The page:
Wednesday, September 30, 2009

The Test Contract

As I've said elsewhere in the blog, regression tests are by definition deterministic.  Automated regression tests are just regression tests whose algorithms have been automated.  Their most fundamental attribute is that they must be easy to execute.  Accordingly, they should follow a standard execution synopsis, a 'Test Contract'.  We establish these rules because we know we will want to execute our tests automatically without custom plumbing.

If we can't do this, we haven't accomplished that goal:

for test in *

I recommend these rules for CLI based automated testing with Perl:

I. Inputs

You must resist the temptation to give-in to the automation developer's desire to add arguments to the standard synopsis.  Fully automated regression tests don't have variables.  They have specifications.  Variables are an indication that you don't have a complete test specification.  Here's the synopsis I recommend: -cfg -help
The testbed configuration file specifies the testbed on which the test is to be executed.  It tells the test the names of the hosts it should talk to.  Again, refrain from polluting the configuration file with unnecessary attributes.  Here's an example of what this should look like, in Perl.  Do yourself a favor, write this in eval-able Perl like this:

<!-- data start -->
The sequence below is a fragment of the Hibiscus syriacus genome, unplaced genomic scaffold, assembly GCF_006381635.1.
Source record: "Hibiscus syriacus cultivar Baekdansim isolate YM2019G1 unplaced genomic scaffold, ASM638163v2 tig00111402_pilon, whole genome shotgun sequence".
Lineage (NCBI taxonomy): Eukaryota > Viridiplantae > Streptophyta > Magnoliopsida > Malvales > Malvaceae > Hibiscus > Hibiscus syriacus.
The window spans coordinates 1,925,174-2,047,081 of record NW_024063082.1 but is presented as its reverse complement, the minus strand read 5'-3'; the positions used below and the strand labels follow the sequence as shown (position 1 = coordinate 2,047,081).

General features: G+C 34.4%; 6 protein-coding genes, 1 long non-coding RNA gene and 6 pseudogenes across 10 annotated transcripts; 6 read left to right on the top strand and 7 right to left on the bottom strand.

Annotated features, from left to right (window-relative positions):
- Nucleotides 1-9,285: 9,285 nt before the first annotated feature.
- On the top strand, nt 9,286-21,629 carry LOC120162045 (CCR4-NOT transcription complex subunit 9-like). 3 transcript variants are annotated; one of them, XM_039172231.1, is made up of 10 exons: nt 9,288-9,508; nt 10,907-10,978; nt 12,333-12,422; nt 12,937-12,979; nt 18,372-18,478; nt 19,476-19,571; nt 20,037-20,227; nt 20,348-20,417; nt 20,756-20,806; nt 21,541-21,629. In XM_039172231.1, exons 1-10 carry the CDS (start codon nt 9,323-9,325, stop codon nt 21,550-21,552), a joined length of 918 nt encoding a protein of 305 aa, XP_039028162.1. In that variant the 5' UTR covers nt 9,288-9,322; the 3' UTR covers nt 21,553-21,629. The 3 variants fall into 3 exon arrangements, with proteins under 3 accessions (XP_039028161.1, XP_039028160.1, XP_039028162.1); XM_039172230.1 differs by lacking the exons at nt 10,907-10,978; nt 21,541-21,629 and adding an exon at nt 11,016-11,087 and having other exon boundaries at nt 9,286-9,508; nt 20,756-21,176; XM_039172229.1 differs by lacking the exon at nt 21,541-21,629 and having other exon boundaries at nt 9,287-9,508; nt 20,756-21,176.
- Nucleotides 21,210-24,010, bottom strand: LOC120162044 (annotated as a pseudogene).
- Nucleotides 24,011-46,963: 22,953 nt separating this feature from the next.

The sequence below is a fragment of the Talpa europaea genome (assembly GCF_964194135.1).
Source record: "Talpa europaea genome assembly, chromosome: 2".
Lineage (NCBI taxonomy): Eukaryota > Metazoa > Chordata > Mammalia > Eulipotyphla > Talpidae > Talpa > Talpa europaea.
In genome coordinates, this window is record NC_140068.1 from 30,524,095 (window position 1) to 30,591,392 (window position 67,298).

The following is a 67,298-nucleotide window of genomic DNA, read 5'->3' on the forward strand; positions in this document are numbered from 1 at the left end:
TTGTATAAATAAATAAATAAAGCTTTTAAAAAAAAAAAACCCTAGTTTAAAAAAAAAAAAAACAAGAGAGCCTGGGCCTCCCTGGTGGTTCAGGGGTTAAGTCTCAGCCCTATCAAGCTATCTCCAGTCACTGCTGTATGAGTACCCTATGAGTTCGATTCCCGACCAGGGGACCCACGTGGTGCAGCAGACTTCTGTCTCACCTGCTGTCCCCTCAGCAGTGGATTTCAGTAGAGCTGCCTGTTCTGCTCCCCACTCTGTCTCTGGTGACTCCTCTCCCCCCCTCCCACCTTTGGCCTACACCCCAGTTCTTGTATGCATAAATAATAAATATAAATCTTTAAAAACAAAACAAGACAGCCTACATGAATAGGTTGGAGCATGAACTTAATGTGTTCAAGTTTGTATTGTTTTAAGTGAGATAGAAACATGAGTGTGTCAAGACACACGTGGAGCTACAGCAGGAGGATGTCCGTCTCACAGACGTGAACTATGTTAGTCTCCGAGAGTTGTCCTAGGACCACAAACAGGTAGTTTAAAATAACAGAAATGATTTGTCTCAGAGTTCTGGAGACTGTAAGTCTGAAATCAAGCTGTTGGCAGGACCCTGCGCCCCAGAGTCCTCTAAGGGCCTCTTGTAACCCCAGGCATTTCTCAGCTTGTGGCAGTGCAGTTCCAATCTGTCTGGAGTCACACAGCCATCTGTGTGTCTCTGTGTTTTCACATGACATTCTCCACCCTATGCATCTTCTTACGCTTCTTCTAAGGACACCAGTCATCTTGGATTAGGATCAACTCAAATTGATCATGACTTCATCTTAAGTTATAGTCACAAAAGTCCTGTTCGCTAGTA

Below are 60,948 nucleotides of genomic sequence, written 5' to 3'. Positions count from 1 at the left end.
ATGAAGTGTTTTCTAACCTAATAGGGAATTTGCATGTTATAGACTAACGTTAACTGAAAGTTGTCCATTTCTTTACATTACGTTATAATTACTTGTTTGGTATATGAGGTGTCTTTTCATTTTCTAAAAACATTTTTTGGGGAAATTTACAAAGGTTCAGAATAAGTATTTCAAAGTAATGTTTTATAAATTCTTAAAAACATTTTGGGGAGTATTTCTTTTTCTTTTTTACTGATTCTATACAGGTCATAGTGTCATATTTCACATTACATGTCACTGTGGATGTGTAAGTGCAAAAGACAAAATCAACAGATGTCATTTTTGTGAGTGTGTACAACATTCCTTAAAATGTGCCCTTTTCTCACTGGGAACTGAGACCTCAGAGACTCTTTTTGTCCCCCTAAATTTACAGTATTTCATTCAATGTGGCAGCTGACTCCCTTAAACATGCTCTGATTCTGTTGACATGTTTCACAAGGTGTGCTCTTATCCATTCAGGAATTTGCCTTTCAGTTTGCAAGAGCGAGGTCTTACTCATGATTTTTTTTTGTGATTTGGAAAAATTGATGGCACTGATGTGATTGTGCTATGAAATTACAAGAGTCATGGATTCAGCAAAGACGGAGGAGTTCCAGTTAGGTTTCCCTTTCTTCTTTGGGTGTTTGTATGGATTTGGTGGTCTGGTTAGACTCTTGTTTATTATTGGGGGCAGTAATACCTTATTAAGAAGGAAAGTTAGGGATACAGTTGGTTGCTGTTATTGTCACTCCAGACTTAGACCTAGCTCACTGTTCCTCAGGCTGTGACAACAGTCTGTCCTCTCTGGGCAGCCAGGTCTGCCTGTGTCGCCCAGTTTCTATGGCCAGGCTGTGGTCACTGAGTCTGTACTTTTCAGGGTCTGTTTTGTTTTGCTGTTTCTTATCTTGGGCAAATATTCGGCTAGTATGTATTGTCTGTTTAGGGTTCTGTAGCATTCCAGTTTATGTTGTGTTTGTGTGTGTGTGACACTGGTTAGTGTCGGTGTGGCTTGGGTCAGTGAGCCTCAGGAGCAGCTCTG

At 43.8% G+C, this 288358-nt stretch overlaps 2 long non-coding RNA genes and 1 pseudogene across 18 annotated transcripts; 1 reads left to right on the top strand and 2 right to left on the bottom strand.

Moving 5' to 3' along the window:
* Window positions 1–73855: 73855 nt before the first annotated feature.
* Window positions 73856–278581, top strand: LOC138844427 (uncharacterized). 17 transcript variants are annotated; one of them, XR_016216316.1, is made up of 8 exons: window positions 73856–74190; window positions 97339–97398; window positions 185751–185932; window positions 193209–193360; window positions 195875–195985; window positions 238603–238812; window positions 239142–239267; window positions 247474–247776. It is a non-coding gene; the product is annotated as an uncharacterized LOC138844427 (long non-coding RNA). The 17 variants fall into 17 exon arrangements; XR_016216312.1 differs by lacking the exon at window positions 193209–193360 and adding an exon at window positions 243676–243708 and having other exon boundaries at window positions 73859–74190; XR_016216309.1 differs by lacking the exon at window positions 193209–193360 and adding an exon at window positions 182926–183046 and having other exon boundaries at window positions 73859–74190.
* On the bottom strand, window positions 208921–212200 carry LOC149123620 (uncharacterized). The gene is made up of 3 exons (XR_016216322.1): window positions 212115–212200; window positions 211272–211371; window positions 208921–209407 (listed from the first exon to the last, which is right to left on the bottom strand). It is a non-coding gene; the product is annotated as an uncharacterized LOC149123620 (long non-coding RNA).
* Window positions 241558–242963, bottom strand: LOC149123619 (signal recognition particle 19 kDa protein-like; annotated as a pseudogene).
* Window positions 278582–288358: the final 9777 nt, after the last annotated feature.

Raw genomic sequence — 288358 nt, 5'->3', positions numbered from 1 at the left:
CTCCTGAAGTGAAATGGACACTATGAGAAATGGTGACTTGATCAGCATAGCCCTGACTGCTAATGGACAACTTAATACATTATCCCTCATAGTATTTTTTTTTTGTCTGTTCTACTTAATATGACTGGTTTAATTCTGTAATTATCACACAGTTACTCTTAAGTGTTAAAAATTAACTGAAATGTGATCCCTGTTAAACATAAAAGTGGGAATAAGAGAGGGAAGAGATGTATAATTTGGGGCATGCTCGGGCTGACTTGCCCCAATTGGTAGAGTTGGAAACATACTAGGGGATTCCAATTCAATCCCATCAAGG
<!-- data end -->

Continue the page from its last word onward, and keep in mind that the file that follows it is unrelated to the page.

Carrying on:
$Testbed = [
    node => {
        role => 'master',
        type => 'physical',
        ostype => 'linux',
        osversion => 'Centos 5.2',
        interface => {
            eth0 => '',
            eth1 => ''

II. Outputs

Print anything you want to be logged to standard out.

III. Script Exit Code

  0 = PASS
  1 = FAIL
Perl's "die" produces exit code 255.  This should be used when a test wants to abort.  That is, when it makes no sense for the test to continue running.  Don't make the mistake of calling that FAIL.  A test that doesn't run isn't a product test failure.

IV. Setup Assumptions

These are the general assumptions that each automated test script can make.  Each of these is a separate piece of automation used to setup the testbed in preparation for test execution.  There is room for debate about where to draw the line between these, but what is important is that a test writer knows what to assume has already been done.

1) Hosts have been rebooted as necessary and have the required operating system and platform packages installed
2) The product software has been installed
3) The product software has been initially configured

V. Cleanup Assumption

Tests will leave behind some persistent configuration.  We need the means to cleanup between tests without a full reset of the testbed.  This is done before each test execution, rather than after.  This is because we can't rely on automated tests to exit normally, so cleanup may not be conducted and because we may need to leave the systems their failed state for bug triage.

1) The testbed is returned to the state equivalent to initial setup (IV, above)

VI. Automatic Execution

Regression tests should be written with automated execution in mind.  Assume the following algorithm for serially running a batch of test scripts.  Reference the above sections.

1) Initial Setup (Do this once, at the beginning of the batch)
     a. Reboot hosts and install OS and required packages (IV.1)
     b. Install product software (IV.2)
     c. Configure product software (IV.3)
2) Test Execution (Do this for each test script execution)
     a. Cleanup testbed (V.1)
     b. Execute test

This recipe has worked well for me in building a robust automation framework.  I hope you find it helpful.  The Test Contract is an important part of the foundation of reliable automated testing.

Todd Shoenfelt

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